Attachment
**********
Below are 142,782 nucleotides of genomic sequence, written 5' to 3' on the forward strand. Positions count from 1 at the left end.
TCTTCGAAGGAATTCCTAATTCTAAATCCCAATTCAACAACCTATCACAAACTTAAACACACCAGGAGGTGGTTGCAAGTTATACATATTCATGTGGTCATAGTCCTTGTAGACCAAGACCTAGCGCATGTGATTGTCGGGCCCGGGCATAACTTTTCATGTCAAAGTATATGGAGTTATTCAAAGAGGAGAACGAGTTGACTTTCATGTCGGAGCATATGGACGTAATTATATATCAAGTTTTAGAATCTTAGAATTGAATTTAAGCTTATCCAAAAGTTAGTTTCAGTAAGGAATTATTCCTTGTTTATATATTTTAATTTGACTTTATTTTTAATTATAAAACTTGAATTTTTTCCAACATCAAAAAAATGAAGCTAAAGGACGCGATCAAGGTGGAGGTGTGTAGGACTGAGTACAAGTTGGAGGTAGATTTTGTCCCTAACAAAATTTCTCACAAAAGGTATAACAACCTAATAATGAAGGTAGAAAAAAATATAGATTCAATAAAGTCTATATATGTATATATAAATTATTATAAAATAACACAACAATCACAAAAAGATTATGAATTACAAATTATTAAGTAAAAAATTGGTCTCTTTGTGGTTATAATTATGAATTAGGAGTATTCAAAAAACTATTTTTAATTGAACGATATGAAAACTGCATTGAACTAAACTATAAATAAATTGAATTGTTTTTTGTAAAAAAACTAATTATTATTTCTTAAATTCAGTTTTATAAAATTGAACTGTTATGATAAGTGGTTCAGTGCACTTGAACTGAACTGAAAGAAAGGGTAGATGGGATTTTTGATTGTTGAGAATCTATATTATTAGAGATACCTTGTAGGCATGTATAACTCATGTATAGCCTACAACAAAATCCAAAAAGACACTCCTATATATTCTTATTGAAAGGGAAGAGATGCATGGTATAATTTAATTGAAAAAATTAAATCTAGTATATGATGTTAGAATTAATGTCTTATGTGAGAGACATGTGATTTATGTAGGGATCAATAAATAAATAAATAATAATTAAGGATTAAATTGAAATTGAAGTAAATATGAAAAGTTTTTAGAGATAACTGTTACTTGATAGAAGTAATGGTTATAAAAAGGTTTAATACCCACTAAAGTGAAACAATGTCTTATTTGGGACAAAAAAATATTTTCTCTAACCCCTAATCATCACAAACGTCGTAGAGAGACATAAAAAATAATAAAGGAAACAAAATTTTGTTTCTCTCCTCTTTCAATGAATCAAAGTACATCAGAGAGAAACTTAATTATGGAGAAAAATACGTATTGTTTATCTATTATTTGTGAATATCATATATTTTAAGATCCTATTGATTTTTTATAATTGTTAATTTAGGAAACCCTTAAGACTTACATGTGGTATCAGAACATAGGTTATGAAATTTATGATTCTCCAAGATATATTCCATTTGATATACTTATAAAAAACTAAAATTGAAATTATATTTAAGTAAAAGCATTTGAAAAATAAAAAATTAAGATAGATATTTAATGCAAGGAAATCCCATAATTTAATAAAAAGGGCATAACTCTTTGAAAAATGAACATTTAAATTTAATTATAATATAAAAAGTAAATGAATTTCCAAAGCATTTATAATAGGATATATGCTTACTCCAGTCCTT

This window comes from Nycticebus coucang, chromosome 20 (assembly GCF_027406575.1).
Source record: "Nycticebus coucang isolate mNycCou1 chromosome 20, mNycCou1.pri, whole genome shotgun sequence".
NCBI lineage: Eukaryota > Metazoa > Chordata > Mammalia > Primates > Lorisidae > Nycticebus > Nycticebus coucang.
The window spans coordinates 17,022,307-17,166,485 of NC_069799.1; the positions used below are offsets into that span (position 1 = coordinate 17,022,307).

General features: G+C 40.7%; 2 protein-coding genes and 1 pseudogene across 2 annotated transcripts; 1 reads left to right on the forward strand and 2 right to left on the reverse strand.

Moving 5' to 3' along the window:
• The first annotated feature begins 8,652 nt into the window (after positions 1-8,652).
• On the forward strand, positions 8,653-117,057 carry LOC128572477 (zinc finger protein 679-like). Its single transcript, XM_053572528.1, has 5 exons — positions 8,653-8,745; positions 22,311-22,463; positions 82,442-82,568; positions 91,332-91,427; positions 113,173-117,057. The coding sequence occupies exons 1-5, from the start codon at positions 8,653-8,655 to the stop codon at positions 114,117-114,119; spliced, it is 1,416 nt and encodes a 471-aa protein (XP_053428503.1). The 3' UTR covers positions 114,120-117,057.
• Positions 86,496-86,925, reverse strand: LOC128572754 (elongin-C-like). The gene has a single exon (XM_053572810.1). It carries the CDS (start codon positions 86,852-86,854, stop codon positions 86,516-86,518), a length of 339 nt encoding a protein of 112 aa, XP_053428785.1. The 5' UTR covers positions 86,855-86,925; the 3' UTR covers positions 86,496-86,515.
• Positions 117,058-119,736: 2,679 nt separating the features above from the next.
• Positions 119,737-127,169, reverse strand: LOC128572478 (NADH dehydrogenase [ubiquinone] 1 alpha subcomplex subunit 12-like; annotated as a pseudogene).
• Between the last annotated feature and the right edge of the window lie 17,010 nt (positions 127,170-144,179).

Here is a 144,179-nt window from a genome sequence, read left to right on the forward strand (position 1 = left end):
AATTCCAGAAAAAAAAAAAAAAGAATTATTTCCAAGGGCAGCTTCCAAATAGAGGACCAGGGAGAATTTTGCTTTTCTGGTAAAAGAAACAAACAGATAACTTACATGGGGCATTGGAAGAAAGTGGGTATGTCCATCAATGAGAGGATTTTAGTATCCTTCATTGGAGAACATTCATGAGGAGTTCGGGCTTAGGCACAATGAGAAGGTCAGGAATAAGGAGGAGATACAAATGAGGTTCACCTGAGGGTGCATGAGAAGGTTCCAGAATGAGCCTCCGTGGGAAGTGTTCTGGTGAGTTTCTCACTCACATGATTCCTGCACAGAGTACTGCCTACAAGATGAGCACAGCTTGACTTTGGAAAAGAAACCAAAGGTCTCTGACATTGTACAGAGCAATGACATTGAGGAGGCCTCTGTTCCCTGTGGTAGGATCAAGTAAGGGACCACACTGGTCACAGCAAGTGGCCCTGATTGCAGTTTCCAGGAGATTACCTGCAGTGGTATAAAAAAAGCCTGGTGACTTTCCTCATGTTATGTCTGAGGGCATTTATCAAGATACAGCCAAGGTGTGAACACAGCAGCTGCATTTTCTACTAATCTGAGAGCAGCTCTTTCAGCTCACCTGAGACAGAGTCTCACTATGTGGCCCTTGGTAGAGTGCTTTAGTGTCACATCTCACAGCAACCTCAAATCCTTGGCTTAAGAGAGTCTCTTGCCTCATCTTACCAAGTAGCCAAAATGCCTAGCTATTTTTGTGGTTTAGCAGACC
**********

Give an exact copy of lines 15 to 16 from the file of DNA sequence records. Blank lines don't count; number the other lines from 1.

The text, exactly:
Here is a 144,179-nt window from a genome sequence, read left to right on the forward strand (position 1 = left end):
AATTCCAGAAAAAAAAAAAAAAGAATTATTTCCAAGGGCAGCTTCCAAATAGAGGACCAGGGAGAATTTTGCTTTTCTGGTAAAAGAAACAAACAGATAACTTACATGGGGCATTGGAAGAAAGTGGGTATGTCCATCAATGAGAGGATTTTAGTATCCTTCATTGGAGAACATTCATGAGGAGTTCGGGCTTAGGCACAATGAGAAGGTCAGGAATAAGGAGGAGATACAAATGAGGTTCACCTGAGGGTGCATGAGAAGGTTCCAGAATGAGCCTCCGTGGGAAGTGTTCTGGTGAGTTTCTCACTCACATGATTCCTGCACAGAGTACTGCCTACAAGATGAGCACAGCTTGACTTTGGAAAAGAAACCAAAGGTCTCTGACATTGTACAGAGCAATGACATTGAGGAGGCCTCTGTTCCCTGTGGTAGGATCAAGTAAGGGACCACACTGGTCACAGCAAGTGGCCCTGATTGCAGTTTCCAGGAGATTACCTGCAGTGGTATAAAAAAAGCCTGGTGACTTTCCTCATGTTATGTCTGAGGGCATTTATCAAGATACAGCCAAGGTGTGAACACAGCAGCTGCATTTTCTACTAATCTGAGAGCAGCTCTTTCAGCTCACCTGAGACAGAGTCTCACTATGTGGCCCTTGGTAGAGTGCTTTAGTGTCACATCTCACAGCAACCTCAAATCCTTGGCTTAAGAGAGTCTCTTGCCTCATCTTACCAAGTAGCCAAAATGCCTAGCTATTTTTGTGGTTTAGCAGACC